Substitute u = x − a, use cos(u + a) = cos(u)cos(a) − sin(u)sin(a) and the fact that the antiderivative of tan(u) is ln|sec(u)| + C. Technically we can choose a different constant of integration for every connected component of the domain of tan(u). Lastly we should rewrite the result in terms of x of course.
 
technically they are then multisets
Also, as writ, it suggests that s_1 = {a_1, b_1, c_1} and s_2 = {a_2, b_2, c_2} and {a_1, b_2, b_3} ∉ S. I take it that's not intended?

To clarify, A, B, C are finite sets, S is a subset of the Cartesian product A * B * C, n is the cardinality of S, n_a is the number of distinct pairs {b_i, c_i} found in S, n_b is the number of distinct pairs {a_i, c_i} found in S, and n_c is the number of distinct pairs {a_i, b_i} found in S.
 
Integrate ∫(cos x)/cos(x-a) dx
x-a =t
dx =dt
Int cos(t+a)/cos(t) dt
Int (Cost*cosa-sint*sina)/Cost dt
Int ((cosa-sint(a)*tan(t))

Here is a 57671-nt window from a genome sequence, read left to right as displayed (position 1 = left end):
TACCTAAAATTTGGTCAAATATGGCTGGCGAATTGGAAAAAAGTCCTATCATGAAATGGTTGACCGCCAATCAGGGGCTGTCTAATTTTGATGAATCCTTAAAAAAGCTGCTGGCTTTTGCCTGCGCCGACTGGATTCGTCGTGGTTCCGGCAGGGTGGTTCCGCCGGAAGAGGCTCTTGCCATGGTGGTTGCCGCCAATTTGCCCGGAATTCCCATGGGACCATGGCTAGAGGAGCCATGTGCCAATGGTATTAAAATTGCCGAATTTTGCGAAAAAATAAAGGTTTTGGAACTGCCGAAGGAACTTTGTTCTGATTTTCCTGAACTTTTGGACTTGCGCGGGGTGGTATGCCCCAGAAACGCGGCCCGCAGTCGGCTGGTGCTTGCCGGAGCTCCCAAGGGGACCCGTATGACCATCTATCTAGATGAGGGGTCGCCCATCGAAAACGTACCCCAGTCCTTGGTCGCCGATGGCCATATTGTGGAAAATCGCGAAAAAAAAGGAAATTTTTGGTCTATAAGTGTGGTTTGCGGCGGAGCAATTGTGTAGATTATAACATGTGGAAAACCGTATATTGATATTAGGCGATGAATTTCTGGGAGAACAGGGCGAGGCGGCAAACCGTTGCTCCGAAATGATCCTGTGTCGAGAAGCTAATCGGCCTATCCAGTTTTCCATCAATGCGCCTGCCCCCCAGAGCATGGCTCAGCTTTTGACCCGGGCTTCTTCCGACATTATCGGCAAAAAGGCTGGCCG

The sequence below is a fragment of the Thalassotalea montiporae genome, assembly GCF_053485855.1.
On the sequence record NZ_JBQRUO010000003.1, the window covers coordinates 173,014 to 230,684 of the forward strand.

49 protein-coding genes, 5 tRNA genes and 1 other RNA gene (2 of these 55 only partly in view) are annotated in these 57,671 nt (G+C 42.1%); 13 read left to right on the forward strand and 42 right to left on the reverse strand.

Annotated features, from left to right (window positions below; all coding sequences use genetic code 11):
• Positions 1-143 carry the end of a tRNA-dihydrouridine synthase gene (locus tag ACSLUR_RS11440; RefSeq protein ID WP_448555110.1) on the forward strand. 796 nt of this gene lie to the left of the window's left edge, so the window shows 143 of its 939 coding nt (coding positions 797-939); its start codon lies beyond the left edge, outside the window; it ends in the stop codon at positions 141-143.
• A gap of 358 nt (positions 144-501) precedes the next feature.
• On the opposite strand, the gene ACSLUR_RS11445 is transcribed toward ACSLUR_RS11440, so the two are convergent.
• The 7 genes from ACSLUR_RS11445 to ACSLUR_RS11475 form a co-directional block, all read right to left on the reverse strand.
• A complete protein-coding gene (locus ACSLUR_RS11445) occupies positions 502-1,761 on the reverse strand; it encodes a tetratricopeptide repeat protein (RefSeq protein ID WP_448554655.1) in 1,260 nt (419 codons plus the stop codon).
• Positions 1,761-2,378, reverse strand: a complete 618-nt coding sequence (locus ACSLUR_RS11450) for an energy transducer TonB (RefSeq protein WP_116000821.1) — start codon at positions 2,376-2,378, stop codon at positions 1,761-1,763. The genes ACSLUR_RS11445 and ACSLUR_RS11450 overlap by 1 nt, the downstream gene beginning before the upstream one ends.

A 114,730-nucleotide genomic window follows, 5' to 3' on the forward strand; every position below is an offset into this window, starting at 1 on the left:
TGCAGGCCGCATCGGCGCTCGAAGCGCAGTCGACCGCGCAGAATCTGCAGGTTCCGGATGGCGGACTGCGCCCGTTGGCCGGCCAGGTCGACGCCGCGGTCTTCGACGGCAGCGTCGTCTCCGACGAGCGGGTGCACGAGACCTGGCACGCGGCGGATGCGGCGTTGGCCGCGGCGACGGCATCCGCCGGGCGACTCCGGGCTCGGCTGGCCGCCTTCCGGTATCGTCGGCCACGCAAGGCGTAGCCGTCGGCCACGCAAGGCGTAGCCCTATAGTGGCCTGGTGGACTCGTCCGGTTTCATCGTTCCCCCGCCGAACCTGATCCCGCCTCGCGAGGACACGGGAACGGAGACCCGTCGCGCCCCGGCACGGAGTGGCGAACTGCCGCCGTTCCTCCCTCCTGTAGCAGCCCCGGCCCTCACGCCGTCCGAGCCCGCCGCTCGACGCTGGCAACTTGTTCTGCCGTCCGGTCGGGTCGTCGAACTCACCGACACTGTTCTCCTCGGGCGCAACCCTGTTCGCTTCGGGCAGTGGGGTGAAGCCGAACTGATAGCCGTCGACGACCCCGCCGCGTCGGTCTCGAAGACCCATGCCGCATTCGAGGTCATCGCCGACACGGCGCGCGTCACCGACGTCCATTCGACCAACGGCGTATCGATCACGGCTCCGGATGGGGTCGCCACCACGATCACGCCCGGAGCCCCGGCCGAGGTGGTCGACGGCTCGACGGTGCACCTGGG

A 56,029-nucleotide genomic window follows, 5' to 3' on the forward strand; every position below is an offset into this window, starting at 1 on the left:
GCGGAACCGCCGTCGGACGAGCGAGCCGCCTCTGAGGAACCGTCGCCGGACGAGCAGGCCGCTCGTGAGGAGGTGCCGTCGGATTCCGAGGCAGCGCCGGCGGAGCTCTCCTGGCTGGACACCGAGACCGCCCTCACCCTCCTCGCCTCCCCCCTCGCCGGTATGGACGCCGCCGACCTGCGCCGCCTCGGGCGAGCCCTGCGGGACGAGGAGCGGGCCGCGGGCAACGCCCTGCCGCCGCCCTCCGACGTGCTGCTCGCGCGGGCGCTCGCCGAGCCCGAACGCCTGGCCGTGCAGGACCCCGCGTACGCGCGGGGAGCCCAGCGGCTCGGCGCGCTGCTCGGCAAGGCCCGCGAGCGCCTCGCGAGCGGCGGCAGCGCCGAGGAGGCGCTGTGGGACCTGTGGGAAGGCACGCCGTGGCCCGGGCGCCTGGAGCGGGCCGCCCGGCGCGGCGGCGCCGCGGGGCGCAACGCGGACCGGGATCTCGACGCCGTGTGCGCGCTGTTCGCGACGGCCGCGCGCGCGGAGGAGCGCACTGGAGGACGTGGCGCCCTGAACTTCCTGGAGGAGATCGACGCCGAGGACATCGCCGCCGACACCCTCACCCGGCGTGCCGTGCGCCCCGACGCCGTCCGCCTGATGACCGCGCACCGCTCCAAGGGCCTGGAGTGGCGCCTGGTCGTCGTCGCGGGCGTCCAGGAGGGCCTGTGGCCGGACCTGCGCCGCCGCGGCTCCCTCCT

t*cos(a) - ln|(sec(t))| * sina
(x-a)*Cos(a) +sin(a)* ln|cos(x-a)| +C
 
Given nonnegative reals a_1, ... , a_n and b_1, ... , b_n prove:

GM(a_1, ... , a_n) + GM(b_1, ... , b_n) <= GM(a_1 + b_1, ... , a_n + b_n)

GM = geometric mean
 
Given nonnegative reals a_1, ... , a_n and b_1, ... , b_n prove:

GM(a_1, ... , a_n) + GM(b_1, ... , b_n) <= GM(a_1 + b_1, ... , a_n + b_n)

GM = geometric mean
using the subadditivity of the nth root this is trivial
 
find a set of orthonormal vectors from the independent vectors a_{1}=(1,-1,0) , a_{2}=(0,1,-1) and a_{3}=(1,0,-1) How many non-zero orthonormal vectors are obtained?
 
71x187x7916931 to the power of 6 divded by 16
 
How many Jews does it take to make the holocaust victim numbers to 7 million